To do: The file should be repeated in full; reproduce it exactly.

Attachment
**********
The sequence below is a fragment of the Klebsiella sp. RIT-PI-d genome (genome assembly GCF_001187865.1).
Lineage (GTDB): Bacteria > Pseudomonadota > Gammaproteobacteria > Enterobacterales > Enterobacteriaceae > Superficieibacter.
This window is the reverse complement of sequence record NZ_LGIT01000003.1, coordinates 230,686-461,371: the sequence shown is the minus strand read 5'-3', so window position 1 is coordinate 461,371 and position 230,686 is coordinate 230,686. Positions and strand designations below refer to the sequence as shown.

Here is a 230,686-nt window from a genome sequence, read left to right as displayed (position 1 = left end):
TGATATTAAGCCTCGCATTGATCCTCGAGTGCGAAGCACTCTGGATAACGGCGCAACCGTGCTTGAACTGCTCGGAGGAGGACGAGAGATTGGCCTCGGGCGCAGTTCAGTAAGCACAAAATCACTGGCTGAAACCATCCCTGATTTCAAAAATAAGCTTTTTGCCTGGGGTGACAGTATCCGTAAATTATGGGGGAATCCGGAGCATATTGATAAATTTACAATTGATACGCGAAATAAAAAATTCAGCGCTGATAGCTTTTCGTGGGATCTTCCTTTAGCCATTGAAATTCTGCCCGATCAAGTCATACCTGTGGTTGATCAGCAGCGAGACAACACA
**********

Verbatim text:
The sequence below is a fragment of the Klebsiella sp. RIT-PI-d genome (genome assembly GCF_001187865.1).
Lineage (GTDB): Bacteria > Pseudomonadota > Gammaproteobacteria > Enterobacterales > Enterobacteriaceae > Superficieibacter.
This window is the reverse complement of sequence record NZ_LGIT01000003.1, coordinates 230,686-461,371: the sequence shown is the minus strand read 5'-3', so window position 1 is coordinate 461,371 and position 230,686 is coordinate 230,686. Positions and strand designations below refer to the sequence as shown.

Here is a 230,686-nt window from a genome sequence, read left to right as displayed (position 1 = left end):
TGATATTAAGCCTCGCATTGATCCTCGAGTGCGAAGCACTCTGGATAACGGCGCAACCGTGCTTGAACTGCTCGGAGGAGGACGAGAGATTGGCCTCGGGCGCAGTTCAGTAAGCACAAAATCACTGGCTGAAACCATCCCTGATTTCAAAAATAAGCTTTTTGCCTGGGGTGACAGTATCCGTAAATTATGGGGGAATCCGGAGCATATTGATAAATTTACAATTGATACGCGAAATAAAAAATTCAGCGCTGATAGCTTTTCGTGGGATCTTCCTTTAGCCATTGAAATTCTGCCCGATCAAGTCATACCTGTGGTTGATCAGCAGCGAGACAACACA